Nike has taken over the NFL’s jerseys from Reebok and redesigned them entirely, but don’t go thinking it’s the only North American football league that’s going through this process this year.
The Canadian Football League is going to have its own “re-engineered jerseys” from Reebok before the CFL's June training camps kick off, according to Canada's National Post.
The eight teams of the CFL will each get new jerseys designed by Reebok as part of the league’s 100th anniversary celebration of the Grey Cup, the championship of the CFL.
“While we will mark this historic milestone in many ways, we have also worked with Reebok to re-engineer team jerseys for the way the game is played today — and to help our athletes succeed tomorrow,” commissioner Mark Cohon said in a statement.Continue reading...
Posted by Michael Waltzer on February 8, 2012 08:02 PM
And the votes are in... This past Super Bowl was one heck of a showdown, and not just involving the teams. The highly anticipated and heavily judged commercials have been hotly debated all week. As rated by ad-trackers including Hulu, USA Today and Nielsen, the outcome of votes have made it clear which ads reign supreme. Check out the winners below.Continue reading...
Posted by Michael Waltzer on January 30, 2012 06:01 PM
Not only will the NFL's uniforms change partners from Reebok to Nike, it looks like the Panthers are taking advantage of this opportunity with the team's first logo change ever since entering the NFL in 1995.
The idea was to modernize the logo without "losing the dramatic essence of the mark," says Carolina Panthers President Danny Morrison. The logotype has also been changed (below) to integrate the logo into the type itself. Also watch their Logo Evolution video below.Continue reading...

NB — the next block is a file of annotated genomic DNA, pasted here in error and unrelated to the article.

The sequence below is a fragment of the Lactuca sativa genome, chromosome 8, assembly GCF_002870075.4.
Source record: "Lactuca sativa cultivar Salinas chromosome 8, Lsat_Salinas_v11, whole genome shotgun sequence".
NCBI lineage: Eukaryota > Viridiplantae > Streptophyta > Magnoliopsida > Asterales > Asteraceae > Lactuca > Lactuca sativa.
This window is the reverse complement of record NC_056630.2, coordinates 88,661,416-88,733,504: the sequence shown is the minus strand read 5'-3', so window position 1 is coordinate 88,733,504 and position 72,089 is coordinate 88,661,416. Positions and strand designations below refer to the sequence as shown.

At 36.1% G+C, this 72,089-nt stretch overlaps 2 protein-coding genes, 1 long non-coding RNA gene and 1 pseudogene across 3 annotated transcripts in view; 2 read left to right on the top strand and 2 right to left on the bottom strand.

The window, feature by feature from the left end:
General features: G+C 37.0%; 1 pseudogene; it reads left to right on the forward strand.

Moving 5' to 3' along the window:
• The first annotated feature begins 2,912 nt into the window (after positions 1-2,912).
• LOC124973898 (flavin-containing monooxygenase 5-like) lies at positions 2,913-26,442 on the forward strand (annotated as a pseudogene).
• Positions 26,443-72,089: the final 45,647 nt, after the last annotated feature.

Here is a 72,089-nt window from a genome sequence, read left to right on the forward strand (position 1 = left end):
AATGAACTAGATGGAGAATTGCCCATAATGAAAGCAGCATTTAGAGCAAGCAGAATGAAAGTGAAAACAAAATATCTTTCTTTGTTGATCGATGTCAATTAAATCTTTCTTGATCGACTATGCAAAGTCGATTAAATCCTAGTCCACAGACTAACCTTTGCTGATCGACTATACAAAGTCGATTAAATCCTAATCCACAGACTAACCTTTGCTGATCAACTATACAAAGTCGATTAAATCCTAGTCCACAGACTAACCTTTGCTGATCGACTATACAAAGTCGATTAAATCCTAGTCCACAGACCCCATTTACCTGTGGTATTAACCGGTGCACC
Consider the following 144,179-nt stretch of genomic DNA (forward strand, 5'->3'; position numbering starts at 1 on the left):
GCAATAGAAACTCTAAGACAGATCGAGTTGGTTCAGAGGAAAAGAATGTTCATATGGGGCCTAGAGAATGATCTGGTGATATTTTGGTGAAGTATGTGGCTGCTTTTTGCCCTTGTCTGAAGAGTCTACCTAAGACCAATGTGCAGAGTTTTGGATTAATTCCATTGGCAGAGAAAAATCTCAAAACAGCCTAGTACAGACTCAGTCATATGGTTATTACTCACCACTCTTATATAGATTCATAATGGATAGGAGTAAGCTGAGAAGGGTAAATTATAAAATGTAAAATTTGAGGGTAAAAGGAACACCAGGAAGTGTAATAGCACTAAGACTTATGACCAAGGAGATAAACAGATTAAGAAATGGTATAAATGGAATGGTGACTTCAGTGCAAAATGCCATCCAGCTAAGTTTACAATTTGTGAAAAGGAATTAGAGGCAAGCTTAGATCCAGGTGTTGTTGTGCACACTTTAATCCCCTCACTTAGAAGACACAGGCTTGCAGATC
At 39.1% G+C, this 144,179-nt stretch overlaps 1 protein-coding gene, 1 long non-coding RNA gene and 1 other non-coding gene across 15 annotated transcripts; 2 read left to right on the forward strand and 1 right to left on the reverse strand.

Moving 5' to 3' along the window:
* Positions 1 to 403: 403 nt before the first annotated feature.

Posted by Mark J. Miller on December 22, 2011 03:01 PM
English football isn’t always known for its family friendliness but the West Ham United Football Club (known as the Hammers) in East London took a step in that direction Saturday by adding another mascot to sports pantheon of cute and fuzzy mascots.
The Hammers' new mascot, Hammerhead (at right), isn’t a shark but, yes, it is a hammer. A dancing, showboating hammer. Hammerhead had something to strut about Saturday as his team topped Barnsley F.C. Tykes 1-0. (And it’s not really nice to pick on tykes, is it?)
The team’s fans, though, weren’t sure what to make of Hammerhead, according to Metro.co.uk. On one fan forum, the site notes, one commenter stated, “Rarely have I been so embarrassed at Upton Park” while another wrote, “I personally thought it was much more entertaining than the game.”Continue reading...
Posted by Mark J. Miller on December 7, 2011 02:02 PM
The quadrennial FIFA men’s World Cup always has a huge international draw on television, but the numbers watching in India are growing. It is estimated that in the first two days of last year’s Cup, 20 million people watched in India, a 35% increase from 2006, according to the Times of India. Before the Cup ended, the paper notes, 287 people in India had watched the event.
Those kinds of numbers have some thinking that India “will become the largest football-consuming nation in the world,” the paper notes. Those kinds of numbers and that kind of interest, of course, have businesses looking to capitalize. The Times reports that “several English football clubs are entering into licensing arrangements with Indian partners to deliver a complete football lifestyle experience.”
Manchester United, the Premier League’s version of the New York Yankees with the most league titles (19) and a steady stream of big-name players, has been the most aggressive in India, partnering with Future Group-owned Indus League Clothing to create “exclusive ManU branded stores” that’ll carry everything from jerseys and refrigerator magnets to slippers for the more refined fans.Continue reading...